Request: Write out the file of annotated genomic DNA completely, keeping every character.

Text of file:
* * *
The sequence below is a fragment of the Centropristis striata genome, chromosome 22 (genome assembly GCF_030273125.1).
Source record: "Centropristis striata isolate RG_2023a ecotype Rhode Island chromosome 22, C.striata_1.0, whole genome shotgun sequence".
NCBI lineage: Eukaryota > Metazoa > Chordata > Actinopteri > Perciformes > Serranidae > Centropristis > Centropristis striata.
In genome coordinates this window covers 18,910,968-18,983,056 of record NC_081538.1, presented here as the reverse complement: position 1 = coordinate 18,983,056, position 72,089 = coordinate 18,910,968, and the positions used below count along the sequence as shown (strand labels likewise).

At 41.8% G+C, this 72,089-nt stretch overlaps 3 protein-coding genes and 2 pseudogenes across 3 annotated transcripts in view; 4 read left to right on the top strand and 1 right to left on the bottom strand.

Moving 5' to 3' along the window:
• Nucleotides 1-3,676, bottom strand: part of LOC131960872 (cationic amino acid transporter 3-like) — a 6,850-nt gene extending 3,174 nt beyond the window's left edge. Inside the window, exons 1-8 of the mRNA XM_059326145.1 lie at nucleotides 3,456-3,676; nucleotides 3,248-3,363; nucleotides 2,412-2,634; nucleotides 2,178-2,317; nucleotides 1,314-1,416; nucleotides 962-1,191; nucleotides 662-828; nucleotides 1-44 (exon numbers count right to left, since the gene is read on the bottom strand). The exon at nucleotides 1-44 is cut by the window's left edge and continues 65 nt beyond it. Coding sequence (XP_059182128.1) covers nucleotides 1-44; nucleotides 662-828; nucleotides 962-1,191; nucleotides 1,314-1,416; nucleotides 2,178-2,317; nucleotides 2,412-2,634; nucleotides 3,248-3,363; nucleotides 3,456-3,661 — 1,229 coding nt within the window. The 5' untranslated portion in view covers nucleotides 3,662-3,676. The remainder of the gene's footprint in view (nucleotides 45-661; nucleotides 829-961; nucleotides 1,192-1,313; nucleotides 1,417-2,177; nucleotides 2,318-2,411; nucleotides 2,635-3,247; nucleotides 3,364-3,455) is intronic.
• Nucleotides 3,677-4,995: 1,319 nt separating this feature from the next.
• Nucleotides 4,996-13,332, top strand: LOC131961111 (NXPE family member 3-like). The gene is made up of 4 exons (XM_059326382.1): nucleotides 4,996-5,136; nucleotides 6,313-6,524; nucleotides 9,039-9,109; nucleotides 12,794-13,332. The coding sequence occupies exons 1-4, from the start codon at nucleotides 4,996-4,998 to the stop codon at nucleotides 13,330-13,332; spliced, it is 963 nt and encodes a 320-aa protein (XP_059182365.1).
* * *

The sequence below is a fragment of the Centropristis striata genome, chromosome 22 (genome assembly GCF_030273125.1).
Source record: "Centropristis striata isolate RG_2023a ecotype Rhode Island chromosome 22, C.striata_1.0, whole genome shotgun sequence".
NCBI lineage: Eukaryota > Metazoa > Chordata > Actinopteri > Perciformes > Serranidae > Centropristis > Centropristis striata.
In genome coordinates this window covers 18,910,968-18,983,056 of record NC_081538.1, presented here as the reverse complement: position 1 = coordinate 18,983,056, position 72,089 = coordinate 18,910,968, and the positions used below count along the sequence as shown (strand labels likewise).

At 41.8% G+C, this 72,089-nt stretch overlaps 3 protein-coding genes and 2 pseudogenes across 3 annotated transcripts in view; 4 read left to right on the top strand and 1 right to left on the bottom strand.

Moving 5' to 3' along the window:
• Nucleotides 1-3,676, bottom strand: part of LOC131960872 (cationic amino acid transporter 3-like) — a 6,850-nt gene extending 3,174 nt beyond the window's left edge. Inside the window, exons 1-8 of the mRNA XM_059326145.1 lie at nucleotides 3,456-3,676; nucleotides 3,248-3,363; nucleotides 2,412-2,634; nucleotides 2,178-2,317; nucleotides 1,314-1,416; nucleotides 962-1,191; nucleotides 662-828; nucleotides 1-44 (exon numbers count right to left, since the gene is read on the bottom strand). The exon at nucleotides 1-44 is cut by the window's left edge and continues 65 nt beyond it. Coding sequence (XP_059182128.1) covers nucleotides 1-44; nucleotides 662-828; nucleotides 962-1,191; nucleotides 1,314-1,416; nucleotides 2,178-2,317; nucleotides 2,412-2,634; nucleotides 3,248-3,363; nucleotides 3,456-3,661 — 1,229 coding nt within the window. The 5' untranslated portion in view covers nucleotides 3,662-3,676. The remainder of the gene's footprint in view (nucleotides 45-661; nucleotides 829-961; nucleotides 1,192-1,313; nucleotides 1,417-2,177; nucleotides 2,318-2,411; nucleotides 2,635-3,247; nucleotides 3,364-3,455) is intronic.
• Nucleotides 3,677-4,995: 1,319 nt separating this feature from the next.
• Nucleotides 4,996-13,332, top strand: LOC131961111 (NXPE family member 3-like). The gene is made up of 4 exons (XM_059326382.1): nucleotides 4,996-5,136; nucleotides 6,313-6,524; nucleotides 9,039-9,109; nucleotides 12,794-13,332. The coding sequence occupies exons 1-4, from the start codon at nucleotides 4,996-4,998 to the stop codon at nucleotides 13,330-13,332; spliced, it is 963 nt and encodes a 320-aa protein (XP_059182365.1).